We refer to the same variable, PATH, two times. Once there’s no $, but the other time there is. There are a few ways that you can remember when a $ is appropriate, but this author uses a “talking” metaphor. If I’m talking TO the variable (such as assigning it a new value) I call it by the short name, in this case PATH. If I’m talking ABOUT a variable (such as getting its current value) it gets a more formal title ($PATH). The precise reasoning and inner workings of this design are beyond the scope of this guide, so just try to remember that you need to include a $ if you’re trying to fetch the information in a variable.
Now we’re going to use a variable in our script. Change the second line to look like the following:
#!/bin/bash echo Hello $1!
And re-run your script, but this time include your name after the script name.
Bash auto-assigns certain variables for you, including a few such as $1, $2 etc which hold each of the arguments passed to the script. Variables can be reassigned and renamed any way you wish, so you could rewrite the previous script as
#!/bin/bash firstname=$1 lastname=$2 echo Hello $firstname $lastname!
As you can see, there are no $ signs when assigning the value to the variable, but you do need them when pulling the info out.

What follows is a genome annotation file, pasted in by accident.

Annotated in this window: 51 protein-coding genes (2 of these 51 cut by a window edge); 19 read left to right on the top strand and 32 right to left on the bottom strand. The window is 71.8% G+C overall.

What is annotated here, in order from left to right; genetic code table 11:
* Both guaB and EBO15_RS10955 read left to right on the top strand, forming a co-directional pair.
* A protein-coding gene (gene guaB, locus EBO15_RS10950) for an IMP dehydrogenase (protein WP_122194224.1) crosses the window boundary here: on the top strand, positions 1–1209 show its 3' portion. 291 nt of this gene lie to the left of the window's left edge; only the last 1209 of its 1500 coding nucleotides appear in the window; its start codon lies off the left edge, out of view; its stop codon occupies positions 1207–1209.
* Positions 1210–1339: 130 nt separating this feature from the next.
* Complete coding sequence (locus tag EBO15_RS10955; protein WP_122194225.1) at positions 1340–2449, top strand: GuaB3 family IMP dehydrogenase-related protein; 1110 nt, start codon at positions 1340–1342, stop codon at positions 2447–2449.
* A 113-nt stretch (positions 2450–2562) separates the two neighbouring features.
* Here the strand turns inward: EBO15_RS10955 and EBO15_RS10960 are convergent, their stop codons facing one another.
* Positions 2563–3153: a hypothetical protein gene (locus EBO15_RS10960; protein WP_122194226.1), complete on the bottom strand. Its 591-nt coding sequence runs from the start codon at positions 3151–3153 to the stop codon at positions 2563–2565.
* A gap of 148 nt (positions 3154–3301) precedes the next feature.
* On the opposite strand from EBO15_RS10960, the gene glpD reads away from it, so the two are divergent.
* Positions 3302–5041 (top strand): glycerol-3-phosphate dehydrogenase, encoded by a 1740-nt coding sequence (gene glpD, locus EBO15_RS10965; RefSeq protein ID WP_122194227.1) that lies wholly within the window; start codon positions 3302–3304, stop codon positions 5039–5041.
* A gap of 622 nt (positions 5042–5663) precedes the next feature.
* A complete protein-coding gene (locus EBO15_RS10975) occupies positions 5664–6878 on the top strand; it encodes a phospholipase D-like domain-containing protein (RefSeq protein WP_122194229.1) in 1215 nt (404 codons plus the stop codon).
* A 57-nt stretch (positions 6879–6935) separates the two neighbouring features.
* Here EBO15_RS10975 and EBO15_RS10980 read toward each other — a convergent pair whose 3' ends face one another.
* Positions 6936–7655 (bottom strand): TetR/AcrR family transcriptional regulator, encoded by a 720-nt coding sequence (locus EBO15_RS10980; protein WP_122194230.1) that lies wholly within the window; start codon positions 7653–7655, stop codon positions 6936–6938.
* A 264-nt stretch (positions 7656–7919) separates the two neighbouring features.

Conditionals and Loops
No script could get very far without the ability to analyse or loop through data. The most common method of determining a course of action is to use the if statement. It works much like you’d expect – IF something THEN do stuff ELSE do something different. This example compares the string of characters that we stored in the variable firstname and compares it to some hardcoded text. If they match, it prints special output. Otherwise, it continues as normal.
#!/bin/bash firstname=$1 lastname=$2 if [ "$firstname" == "Josh" ] then echo "What a great name" else echo Hello $firstname $lastname! fi
Finally, the next core component is bash’s ability to loop over data. The normal looping mechanisms for bash are FOR, WHILE, and UNTIL. We’ll start with while, as it’s the simplest.
#!/bin/bash counter=0 #While the counter is less than 10, keep looping while [ $counter -lt 50 ]; do echo $counter let counter=counter+1 done
That example creates a counter variable, begins a while loop, and continues looping (and adding one to the counter) until it reaches the limit, in this case 50. Anything after the done statement will execute once the loop is complete.
UNTIL operates similarly, but as the reverse of WHILE. A while loop will continue as long as its expression is true (counter less than 50). The until loop takes the opposite approach, and would be written as
until [ $counter -gt 50 ]; do
In this example, “while less than 50” and “until greater than 50” will have nearly identical results (the difference being that one will include the number 50 itself, and the other will not. Try it out for yourself to see which one, and why.)
As stated above, it would take a lot more than a single Getting Started article to fully demonstrate the power of bash scripting. The pieces shown here can be seen as the core components of how bash operates, and should suffice to show you the basic principles behind shell scripting in Linux. If you really want to get into the guts and start making some great scripts, check out GNU’s official bash reference guide here. Happy scripting!